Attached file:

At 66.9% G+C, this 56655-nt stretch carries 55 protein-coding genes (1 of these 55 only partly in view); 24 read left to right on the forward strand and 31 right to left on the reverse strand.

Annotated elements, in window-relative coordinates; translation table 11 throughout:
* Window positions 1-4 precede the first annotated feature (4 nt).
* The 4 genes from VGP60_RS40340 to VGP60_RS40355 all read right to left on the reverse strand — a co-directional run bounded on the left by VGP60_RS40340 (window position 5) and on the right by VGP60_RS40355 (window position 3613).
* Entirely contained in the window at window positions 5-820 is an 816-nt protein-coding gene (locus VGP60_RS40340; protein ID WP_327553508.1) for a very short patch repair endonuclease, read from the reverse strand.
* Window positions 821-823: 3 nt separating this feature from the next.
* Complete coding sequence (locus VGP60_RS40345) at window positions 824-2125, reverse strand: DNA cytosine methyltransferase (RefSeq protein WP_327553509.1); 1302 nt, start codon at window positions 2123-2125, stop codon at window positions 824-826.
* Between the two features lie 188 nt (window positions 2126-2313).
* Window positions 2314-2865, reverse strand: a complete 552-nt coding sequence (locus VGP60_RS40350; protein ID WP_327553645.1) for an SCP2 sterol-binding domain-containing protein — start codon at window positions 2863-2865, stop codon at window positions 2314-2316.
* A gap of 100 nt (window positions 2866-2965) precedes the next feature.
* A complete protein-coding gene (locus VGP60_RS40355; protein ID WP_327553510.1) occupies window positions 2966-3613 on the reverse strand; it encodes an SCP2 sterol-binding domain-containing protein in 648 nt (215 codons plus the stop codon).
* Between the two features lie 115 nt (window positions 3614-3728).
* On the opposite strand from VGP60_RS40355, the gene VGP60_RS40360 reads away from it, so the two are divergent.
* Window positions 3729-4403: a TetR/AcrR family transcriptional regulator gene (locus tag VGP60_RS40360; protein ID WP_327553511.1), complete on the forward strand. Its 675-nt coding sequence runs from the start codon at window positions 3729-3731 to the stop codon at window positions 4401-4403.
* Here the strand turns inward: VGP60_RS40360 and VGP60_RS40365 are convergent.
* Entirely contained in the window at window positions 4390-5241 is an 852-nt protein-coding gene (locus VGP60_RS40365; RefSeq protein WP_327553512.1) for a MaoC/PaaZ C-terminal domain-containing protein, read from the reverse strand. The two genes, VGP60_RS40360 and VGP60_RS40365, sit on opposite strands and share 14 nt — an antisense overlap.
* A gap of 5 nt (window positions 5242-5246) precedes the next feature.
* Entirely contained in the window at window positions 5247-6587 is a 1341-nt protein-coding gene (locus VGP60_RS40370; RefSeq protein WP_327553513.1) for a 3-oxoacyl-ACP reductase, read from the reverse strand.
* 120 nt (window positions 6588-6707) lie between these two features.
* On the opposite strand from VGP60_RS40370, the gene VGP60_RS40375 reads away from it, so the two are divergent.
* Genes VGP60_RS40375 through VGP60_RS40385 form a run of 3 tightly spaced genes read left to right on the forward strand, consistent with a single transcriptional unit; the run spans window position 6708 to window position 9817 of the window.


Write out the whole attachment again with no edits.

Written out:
At 66.9% G+C, this 56655-nt stretch carries 55 protein-coding genes (1 of these 55 only partly in view); 24 read left to right on the forward strand and 31 right to left on the reverse strand.

Annotated elements, in window-relative coordinates; translation table 11 throughout:
* Window positions 1-4 precede the first annotated feature (4 nt).
* The 4 genes from VGP60_RS40340 to VGP60_RS40355 all read right to left on the reverse strand — a co-directional run bounded on the left by VGP60_RS40340 (window position 5) and on the right by VGP60_RS40355 (window position 3613).
* Entirely contained in the window at window positions 5-820 is an 816-nt protein-coding gene (locus VGP60_RS40340; protein ID WP_327553508.1) for a very short patch repair endonuclease, read from the reverse strand.
* Window positions 821-823: 3 nt separating this feature from the next.
* Complete coding sequence (locus VGP60_RS40345) at window positions 824-2125, reverse strand: DNA cytosine methyltransferase (RefSeq protein WP_327553509.1); 1302 nt, start codon at window positions 2123-2125, stop codon at window positions 824-826.
* Between the two features lie 188 nt (window positions 2126-2313).
* Window positions 2314-2865, reverse strand: a complete 552-nt coding sequence (locus VGP60_RS40350; protein ID WP_327553645.1) for an SCP2 sterol-binding domain-containing protein — start codon at window positions 2863-2865, stop codon at window positions 2314-2316.
* A gap of 100 nt (window positions 2866-2965) precedes the next feature.
* A complete protein-coding gene (locus VGP60_RS40355; protein ID WP_327553510.1) occupies window positions 2966-3613 on the reverse strand; it encodes an SCP2 sterol-binding domain-containing protein in 648 nt (215 codons plus the stop codon).
* Between the two features lie 115 nt (window positions 3614-3728).
* On the opposite strand from VGP60_RS40355, the gene VGP60_RS40360 reads away from it, so the two are divergent.
* Window positions 3729-4403: a TetR/AcrR family transcriptional regulator gene (locus tag VGP60_RS40360; protein ID WP_327553511.1), complete on the forward strand. Its 675-nt coding sequence runs from the start codon at window positions 3729-3731 to the stop codon at window positions 4401-4403.
* Here the strand turns inward: VGP60_RS40360 and VGP60_RS40365 are convergent.
* Entirely contained in the window at window positions 4390-5241 is an 852-nt protein-coding gene (locus VGP60_RS40365; RefSeq protein WP_327553512.1) for a MaoC/PaaZ C-terminal domain-containing protein, read from the reverse strand. The two genes, VGP60_RS40360 and VGP60_RS40365, sit on opposite strands and share 14 nt — an antisense overlap.
* A gap of 5 nt (window positions 5242-5246) precedes the next feature.
* Entirely contained in the window at window positions 5247-6587 is a 1341-nt protein-coding gene (locus VGP60_RS40370; RefSeq protein WP_327553513.1) for a 3-oxoacyl-ACP reductase, read from the reverse strand.
* 120 nt (window positions 6588-6707) lie between these two features.
* On the opposite strand from VGP60_RS40370, the gene VGP60_RS40375 reads away from it, so the two are divergent.
* Genes VGP60_RS40375 through VGP60_RS40385 form a run of 3 tightly spaced genes read left to right on the forward strand, consistent with a single transcriptional unit; the run spans window position 6708 to window position 9817 of the window.